There’s something about the sparkle of Christmas that makes it the most wonderful time of the year to enjoy Champagne. But don’t wait until the festivities of the big day itself: here are the best places in London to pop open a bottle – and the Champagnes to drink in them
Texture Restaurant and Champagne bar, Marylebone
What to drink: Piper-Heidsieck Rare 2002
Champagne is the main draw at Texture’s sleek and comfortable bar, with a 100-strong list including five pourers alongside many satisfyingly obscure marques and a neat assortment of swish cocktails. Offbeat bar snacks include bacon popcorn and crisp wafers of cod skin.
(£20 a glass, £119 a bottle)
Prestige fizz from the top vintage of the past decade, near its peak of complexity. It’s two-thirds Chardonnay from top crus like Villers-Marmery, Oger and Trépail, which brings richness, power and vivid acidity to the blend. Initial toasty aromas lead to a silken mid-palate, with exotic notes of pineapple and ginger spice, before a long finish.
The Goring, Victoria
The Goring is a townhouse hotel that feels more like a country house, complete with cosy drawing room, terraces for balmier weather and a garden with ducks waddling across the lawn. The bar’s line-up of Champagne is astounding and the barmen are adept at mixing and shaking anything that takes your fancy.
What to drink: Henriot Blanc de Blancs Brut NV (£95)
The all-Chardonnay signature Henriot cuvée uses other hotspots for this grape – Montgueux, Trépail and Vitry – to complement Côte des Blancs grands crus fruit. It’s aged significantly longer to bring out the different elements of steely citrus freshness, stone-fruit richness and evolving palate texture. A delight.
Archer Street, Soho
Aimed at Soho’s aperitivo market (6-7.30pm), Archer Street also offers a full quota of upmarket drinking possibilities from mid-afternoon onwards, while staff are liable to burst into synchronised singing/dancing by way of a camp floor-show. For winter, the Piste pop-up in the basement is tricked out like a luxury ski lodge.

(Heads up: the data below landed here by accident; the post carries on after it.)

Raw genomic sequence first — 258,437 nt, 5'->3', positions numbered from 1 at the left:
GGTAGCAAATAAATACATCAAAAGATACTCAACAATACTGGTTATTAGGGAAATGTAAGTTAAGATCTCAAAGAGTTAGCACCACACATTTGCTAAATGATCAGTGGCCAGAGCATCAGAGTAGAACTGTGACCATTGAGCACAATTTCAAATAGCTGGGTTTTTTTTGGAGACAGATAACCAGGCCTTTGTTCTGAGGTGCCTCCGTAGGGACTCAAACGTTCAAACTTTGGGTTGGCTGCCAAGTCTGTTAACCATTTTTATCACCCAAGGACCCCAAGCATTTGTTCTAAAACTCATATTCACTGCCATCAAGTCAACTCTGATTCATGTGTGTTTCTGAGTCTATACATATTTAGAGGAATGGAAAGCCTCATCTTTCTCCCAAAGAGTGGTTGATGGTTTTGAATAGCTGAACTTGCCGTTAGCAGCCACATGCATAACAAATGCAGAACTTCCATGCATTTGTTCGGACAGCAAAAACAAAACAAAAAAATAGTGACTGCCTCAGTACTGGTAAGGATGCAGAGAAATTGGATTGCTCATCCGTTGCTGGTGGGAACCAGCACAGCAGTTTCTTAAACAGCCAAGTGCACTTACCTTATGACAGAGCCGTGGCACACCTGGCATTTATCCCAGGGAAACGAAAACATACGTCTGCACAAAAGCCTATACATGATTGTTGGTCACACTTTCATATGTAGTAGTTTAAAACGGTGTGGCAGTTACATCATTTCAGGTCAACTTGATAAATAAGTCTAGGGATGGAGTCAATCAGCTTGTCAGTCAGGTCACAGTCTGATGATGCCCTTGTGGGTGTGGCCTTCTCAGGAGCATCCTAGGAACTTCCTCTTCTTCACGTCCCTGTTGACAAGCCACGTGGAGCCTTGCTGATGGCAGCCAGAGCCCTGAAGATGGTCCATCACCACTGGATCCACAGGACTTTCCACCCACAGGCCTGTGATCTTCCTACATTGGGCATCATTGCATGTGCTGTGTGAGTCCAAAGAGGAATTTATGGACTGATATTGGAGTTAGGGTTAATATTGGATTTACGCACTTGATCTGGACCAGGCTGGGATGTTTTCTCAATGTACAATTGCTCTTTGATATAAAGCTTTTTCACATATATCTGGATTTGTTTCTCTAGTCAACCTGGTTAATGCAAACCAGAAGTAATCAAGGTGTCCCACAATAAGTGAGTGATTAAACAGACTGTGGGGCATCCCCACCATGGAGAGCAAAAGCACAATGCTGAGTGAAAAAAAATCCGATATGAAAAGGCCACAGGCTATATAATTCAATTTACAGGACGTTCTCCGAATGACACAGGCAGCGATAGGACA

What to drink: Billecart-Salmon Brut Rosé NV (£19.90 a glass, £99 a bottle, £198 a magnum)
The epitome of classy pink fizz with its pale colour, lovely raspberry fruit aromas and creamy soft palate, balanced against a fresh clean, fruit acidity. Enticingly moreish and a great aperitif.
Dukes Bar, St James’s
It might be best known as the home of London’s most expertly made Martinis but this hideaway hotel bar is also an in-the-know rendezvous for Champagne. White-jacketed staff deliver silky-smooth table service in the cosy lounge – and unlike a martini, they’ll let you have more than two glasses of fizz.
What to drink: Pommery Grand Cru 2006 (£120)
Made from the ripe 2006 harvest, this is a harmonious 50/50 blend of Chardonnay and Pinot Noir sourced entirely from seven grand cru sites. Mature notes of brioche and fresh pastry lead to a generous, fruit-rich mid-palate and elegant finish.
Bob Bob Ricard, Soho
Where else to drink Champagne but a restaurant and bar famous for its ‘Press for Champagne buttons’? Ostentation is blingy BBR’s primary selling point, but a palpable sense of enjoyment lends warmth to the glitz and gold, which is everywhere you look.
What to drink: Moët & Chandon Grand Vintage 2008 (£135)
This 2008 majors on a bright, grapefruit-lifted zestiness, more linear than either the 2006 or 2004 that preceded it. But with time in the glass a distinctive – almost exotic – cinnamon spiciness appears. While the tang of refreshing acidity is immediately appealing, it will improve with age.
Searcys St Pancras Grand, King's Cross
Home to the longest Champagne bar in Europe, this Searcys outpost under the vast arched roof of St Pancras restores the glamour to train travel. Imbibe some continental sparkle sipping a glass of fizz while you watch the Eurostar departing to Paris, Brussels and the French Alps.
What to drink: Veuve Clicquot Yellow Label Brut NV (£92)
A structured, full-bodied Pinot Noir-based blend, tweaked with a small oak-fermented element added, to bring some textural richness and complexity to the mid-palate, while retaining the keynote freshness that north-facing crus like Verzy and Verzenay bring to the blending table.
Novikov Lounge, Mayfair
It might best known for its contemporary-looking Asian restaurant on the ground floor but head downstairs and you’ll find Novikov’s Lounge: a sumptuously furnished space where the OTT glamour suits the high-rolling clientele of this Mayfair hotspot.
What to drink: Armand de Brignac Ace of Spades Brut Gold (£620)
This three-vintage blend (currently 2012, 2010 and 2009) is showing very attractively, with a hint of toastiness. The generosity imparted by the ripe ‘09 vintage element is evident in the creamy rich mid-palate, while the top class 2012 harvest brings a lovely balance. Impressive.
Amuse Bouche, Fulham
With its stripped-back walls and low-hanging lights, Amuse Bouche cuts it as an informal and upbeat spot to quaff high-class bubbly. A handful of rosés offer something different, as does a selection of classic Champagne cocktails. Nibble on oyster nuggets.
What to drink: Lanson Père et Fils (£54)
Extra lees ageing, for at least 40 months, helps bring out the stone-fruit character – think peaches and apricots – of this three-way blend, while the trademark Lanson freshness and zip is helped by eschewing malolactic fermentation. There’s an attractive honeyed note on the finish too.